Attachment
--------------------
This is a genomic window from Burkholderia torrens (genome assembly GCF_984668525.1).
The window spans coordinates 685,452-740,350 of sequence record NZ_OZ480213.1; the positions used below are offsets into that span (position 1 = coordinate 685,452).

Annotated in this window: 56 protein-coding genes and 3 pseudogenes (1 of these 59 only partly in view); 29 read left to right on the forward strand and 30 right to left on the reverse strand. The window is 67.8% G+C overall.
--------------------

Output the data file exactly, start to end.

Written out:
This is a genomic window from Burkholderia torrens (genome assembly GCF_984668525.1).
The window spans coordinates 685,452-740,350 of sequence record NZ_OZ480213.1; the positions used below are offsets into that span (position 1 = coordinate 685,452).

Annotated in this window: 56 protein-coding genes and 3 pseudogenes (1 of these 59 only partly in view); 29 read left to right on the forward strand and 30 right to left on the reverse strand. The window is 67.8% G+C overall.